(Bloomberg) -- The Swiss government said that existing liquidity requirements for the country’s systemically important banks, including UBS Group AG and Credit Suisse Group AG, are not enough.
An analysis of the country’s most important banks revealed that the liquidity requirements currently imposed would probably not be enough to cover liquidity needs in an emergency or in a default event, the government said in a statement on Friday after adopting its fourth evaluation report on the banks.
A working group including the Finance Ministry, the Swiss National Bank and Swiss banks regulator Finma is being charged with the task of coming up with ways to adjust the requirements, the statement said. The Finance Ministry should also draw up proposals on how incentive systems for big banks could be improved.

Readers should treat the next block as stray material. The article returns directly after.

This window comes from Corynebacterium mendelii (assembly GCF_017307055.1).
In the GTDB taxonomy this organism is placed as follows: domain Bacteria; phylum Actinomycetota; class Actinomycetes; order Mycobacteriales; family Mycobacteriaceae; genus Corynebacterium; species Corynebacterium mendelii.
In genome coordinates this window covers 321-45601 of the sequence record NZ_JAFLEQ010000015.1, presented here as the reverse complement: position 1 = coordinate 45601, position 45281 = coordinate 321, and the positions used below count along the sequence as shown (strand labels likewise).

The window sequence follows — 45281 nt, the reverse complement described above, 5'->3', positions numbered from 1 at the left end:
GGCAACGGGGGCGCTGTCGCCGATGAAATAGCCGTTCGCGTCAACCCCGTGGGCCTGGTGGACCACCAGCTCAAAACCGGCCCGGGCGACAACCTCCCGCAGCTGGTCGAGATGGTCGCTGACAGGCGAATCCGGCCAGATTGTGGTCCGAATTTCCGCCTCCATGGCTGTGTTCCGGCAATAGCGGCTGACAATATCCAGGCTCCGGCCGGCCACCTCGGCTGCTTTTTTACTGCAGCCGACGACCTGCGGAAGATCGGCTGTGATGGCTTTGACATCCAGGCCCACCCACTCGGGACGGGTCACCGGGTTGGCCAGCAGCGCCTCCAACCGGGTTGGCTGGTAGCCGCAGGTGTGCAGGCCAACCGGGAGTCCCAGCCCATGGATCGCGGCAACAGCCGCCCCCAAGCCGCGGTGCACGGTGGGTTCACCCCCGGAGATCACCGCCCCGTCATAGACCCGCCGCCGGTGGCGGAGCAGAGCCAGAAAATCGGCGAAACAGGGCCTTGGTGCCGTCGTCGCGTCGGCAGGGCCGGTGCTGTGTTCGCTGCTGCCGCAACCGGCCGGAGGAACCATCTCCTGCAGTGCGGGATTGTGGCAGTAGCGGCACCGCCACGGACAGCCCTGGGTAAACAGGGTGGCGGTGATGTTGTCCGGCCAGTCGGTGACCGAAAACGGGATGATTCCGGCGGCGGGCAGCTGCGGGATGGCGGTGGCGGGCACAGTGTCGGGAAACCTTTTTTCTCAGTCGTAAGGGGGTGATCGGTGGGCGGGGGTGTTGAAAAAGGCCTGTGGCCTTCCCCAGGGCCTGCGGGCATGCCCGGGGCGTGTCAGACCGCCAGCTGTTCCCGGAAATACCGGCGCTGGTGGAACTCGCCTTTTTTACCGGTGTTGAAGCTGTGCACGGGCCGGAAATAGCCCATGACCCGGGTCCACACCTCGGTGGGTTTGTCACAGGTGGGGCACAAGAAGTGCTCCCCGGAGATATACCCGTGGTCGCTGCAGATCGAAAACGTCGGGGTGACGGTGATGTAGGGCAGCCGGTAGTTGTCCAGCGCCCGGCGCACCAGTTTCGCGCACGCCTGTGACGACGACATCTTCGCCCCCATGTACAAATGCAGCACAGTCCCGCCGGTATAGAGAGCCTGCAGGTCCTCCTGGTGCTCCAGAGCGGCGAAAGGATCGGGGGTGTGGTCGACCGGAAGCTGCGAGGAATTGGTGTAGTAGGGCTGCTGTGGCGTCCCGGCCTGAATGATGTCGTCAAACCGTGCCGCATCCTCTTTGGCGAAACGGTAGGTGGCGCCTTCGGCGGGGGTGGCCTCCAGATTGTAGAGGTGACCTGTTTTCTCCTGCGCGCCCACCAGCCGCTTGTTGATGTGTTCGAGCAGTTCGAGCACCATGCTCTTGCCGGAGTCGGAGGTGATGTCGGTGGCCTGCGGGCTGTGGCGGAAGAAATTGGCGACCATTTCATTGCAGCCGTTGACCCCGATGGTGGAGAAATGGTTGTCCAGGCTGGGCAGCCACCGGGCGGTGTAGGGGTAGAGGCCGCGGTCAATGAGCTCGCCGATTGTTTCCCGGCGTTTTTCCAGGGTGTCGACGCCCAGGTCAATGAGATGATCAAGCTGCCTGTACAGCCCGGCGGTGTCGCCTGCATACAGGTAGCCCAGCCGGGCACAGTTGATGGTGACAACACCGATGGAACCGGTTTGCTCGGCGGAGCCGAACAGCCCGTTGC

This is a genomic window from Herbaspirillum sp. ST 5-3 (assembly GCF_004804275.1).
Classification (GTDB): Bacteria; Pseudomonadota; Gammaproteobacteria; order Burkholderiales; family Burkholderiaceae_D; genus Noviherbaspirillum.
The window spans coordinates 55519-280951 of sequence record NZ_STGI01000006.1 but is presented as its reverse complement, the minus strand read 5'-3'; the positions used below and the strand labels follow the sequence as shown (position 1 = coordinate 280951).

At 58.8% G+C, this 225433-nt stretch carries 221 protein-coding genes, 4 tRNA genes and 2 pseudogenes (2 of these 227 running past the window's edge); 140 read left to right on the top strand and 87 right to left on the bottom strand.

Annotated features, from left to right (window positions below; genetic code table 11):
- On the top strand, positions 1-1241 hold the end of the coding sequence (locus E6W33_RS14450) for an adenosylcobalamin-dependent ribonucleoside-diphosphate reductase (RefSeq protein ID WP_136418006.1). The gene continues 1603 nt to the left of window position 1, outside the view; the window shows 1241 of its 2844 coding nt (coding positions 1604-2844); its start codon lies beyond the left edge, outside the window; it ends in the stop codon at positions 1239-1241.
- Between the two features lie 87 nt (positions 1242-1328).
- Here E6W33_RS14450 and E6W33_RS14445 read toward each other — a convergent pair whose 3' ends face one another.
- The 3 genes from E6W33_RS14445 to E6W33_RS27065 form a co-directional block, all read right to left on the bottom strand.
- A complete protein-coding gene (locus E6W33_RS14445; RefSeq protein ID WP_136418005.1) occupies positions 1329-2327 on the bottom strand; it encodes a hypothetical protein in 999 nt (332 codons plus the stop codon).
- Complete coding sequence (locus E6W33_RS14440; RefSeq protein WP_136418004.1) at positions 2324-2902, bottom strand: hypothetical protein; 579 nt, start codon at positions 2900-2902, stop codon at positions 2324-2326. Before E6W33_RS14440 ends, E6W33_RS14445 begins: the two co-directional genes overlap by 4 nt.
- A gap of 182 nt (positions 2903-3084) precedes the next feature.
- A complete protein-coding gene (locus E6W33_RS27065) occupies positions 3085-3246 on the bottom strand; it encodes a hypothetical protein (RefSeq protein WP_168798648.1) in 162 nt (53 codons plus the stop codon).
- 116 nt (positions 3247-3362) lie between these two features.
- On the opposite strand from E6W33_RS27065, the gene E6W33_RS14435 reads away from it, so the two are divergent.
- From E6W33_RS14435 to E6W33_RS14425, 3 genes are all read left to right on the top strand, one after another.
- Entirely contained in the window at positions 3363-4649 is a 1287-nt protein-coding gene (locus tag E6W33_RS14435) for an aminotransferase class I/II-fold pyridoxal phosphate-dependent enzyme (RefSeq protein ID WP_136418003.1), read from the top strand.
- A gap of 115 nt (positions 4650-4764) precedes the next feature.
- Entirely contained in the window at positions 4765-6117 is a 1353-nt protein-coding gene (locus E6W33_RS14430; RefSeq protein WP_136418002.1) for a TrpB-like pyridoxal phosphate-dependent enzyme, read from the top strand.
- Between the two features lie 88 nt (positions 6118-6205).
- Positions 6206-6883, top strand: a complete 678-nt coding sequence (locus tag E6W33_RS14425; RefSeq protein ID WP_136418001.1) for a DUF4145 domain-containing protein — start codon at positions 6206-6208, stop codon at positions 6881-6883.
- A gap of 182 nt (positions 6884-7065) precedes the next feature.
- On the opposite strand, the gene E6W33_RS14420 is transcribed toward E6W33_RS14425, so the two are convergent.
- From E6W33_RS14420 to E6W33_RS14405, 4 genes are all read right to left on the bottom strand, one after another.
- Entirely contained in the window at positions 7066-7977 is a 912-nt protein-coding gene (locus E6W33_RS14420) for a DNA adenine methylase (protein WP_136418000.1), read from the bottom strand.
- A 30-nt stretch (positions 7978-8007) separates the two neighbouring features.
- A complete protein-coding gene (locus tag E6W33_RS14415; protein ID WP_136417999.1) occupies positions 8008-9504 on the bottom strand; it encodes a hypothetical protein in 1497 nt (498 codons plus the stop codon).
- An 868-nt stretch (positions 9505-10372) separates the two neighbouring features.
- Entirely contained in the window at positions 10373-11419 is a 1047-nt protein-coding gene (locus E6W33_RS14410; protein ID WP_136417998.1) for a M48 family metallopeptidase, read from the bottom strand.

The Swiss regulators are taking a closer look at lenders’ stability, against the backdrop of a turbulent few months in the sector. The collapse of Archegos Capital Management imposed losses on both Credit Suisse and UBS this year, with the former suffering a double blow after the failure of trade finance firm Greensill Capital.
Finma requested a Pillar 2 capital add-on of 1.9 billion Swiss francs ($2.1 billion) related to the Greensill incident for Credit Suisse. Finma also imposed a temporary add-on of 5.8 billion francs to the bank’s credit risk risk-weighted-assets in relation to its exposure to the Archegos situation. The bank also raised $2 billion of fresh funds from investors via convertible notes to shore up its balance sheet.
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